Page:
Thursday, August 11th, 2022 01:32:06

A Tough Battle In The Offing

Updated: October 19, 2013 2:01 pm

When BJP’s prime ministerial candidate Narendra Modi addressed a rally at Jaipur to mark the culmination of Vasundhara Raje’s Suraj Sankalp Yatra, a massive crowd turned up. To every body’s surprise, this rally was one of the biggest in the history of the state with mammoth participation of the youth. The youth came in from various districts to provide their support for the BJP. The large presence of the crowd showed Modi in a new light. It seems he has started getting the attention of the youth. In this rally, more than 40 per cent of the crowd was youth, who showed its solidarity with the BJP. On the other hand, Rahul Gandhi addressed two rallies at the backward region of Baran and at the tribal belt of Salumbar, near Udaipur. Rahul also drew reasonably good crowd at both the rallies, but what he attracted was a mixed crowd of young, middle-aged and old people. This showed that Rahul is yet to get the youth on his side and is yet to become a youth icon.

Modi has started focusing on youth and he feels if the BJP can muster the support of 40 per cent youth of the country, it would win half the electoral battle. Modi has done his homework well and he knows that the youth would be the game changer in the forthcoming polls in four states of Rajasthan, Delhi, Madhya Pradesh and Chhattisgarh and the youths from the age group of 18 to 28 hold the key to the eventual result, as they form 34.44 per cent of the total electorate in all the four states. Of this, 19 per cent of the youth would be the first-time voters.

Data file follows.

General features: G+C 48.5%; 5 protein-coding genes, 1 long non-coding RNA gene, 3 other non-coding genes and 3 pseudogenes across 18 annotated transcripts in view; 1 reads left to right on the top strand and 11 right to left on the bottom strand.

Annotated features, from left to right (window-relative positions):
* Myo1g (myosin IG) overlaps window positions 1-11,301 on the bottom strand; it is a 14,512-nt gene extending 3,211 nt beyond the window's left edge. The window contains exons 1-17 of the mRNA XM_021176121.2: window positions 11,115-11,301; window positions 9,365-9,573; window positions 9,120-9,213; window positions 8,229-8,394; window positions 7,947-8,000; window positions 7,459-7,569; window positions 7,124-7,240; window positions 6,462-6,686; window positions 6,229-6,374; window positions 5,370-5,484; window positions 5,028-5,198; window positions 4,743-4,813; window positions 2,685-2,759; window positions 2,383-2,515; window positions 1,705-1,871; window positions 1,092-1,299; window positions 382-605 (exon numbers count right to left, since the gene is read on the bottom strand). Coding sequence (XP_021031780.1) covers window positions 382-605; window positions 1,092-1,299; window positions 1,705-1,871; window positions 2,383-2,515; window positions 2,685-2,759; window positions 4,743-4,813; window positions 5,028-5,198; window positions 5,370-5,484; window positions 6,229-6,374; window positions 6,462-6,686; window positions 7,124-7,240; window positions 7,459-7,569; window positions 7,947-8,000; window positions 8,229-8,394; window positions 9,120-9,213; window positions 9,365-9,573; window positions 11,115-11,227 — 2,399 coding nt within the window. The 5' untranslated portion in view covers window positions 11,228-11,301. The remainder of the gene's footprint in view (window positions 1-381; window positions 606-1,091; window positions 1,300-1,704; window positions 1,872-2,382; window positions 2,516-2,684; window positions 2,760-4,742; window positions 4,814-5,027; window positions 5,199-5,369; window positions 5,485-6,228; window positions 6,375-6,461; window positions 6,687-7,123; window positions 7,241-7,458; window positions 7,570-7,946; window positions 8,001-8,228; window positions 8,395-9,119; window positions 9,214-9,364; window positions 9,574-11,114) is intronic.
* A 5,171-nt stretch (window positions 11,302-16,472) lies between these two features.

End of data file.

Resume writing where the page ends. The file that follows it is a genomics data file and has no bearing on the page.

In Rajasthan, the total number of voters are 4.29 crore and, out of them, 85.96 lakh are new voters, who belong to the age-group of 18 to 23. The new voters are 20.04 per cent of the total number of electorate. Among them, if the voters belonging to the age-group of 23 to 28 years are added, the total number of voters, who are under 28 years of age, would be 1.47 crore and this number is capable of influencing the decision at the polls.

According to psephologist GVL Narasimha Rao, high inflation, corruption, high fuel prices and fewer job opportunities are the factors that influence the youth and Rao feels that in a situation where the clash is between two parties, as is the case in Rajasthan, where the third force has a very weak existence, even a 1.5 per cent swing can alter the eventual result. The psephologist feels that the first-time voters are always enthusiastic about exercising their franchise and as compared to others they have more knowledge about the major national issues and they are the group that goes by independent assessments of the political parties and is not influenced by caste or creed. Similarly, those who have already been a first-time voters are also equally enthusiastic and they have a tendency to analyse the performance of the person or the party to whom they voted last time. They are a very highly growing class which scrutinises the performance of its MLAs and MPs and also the government.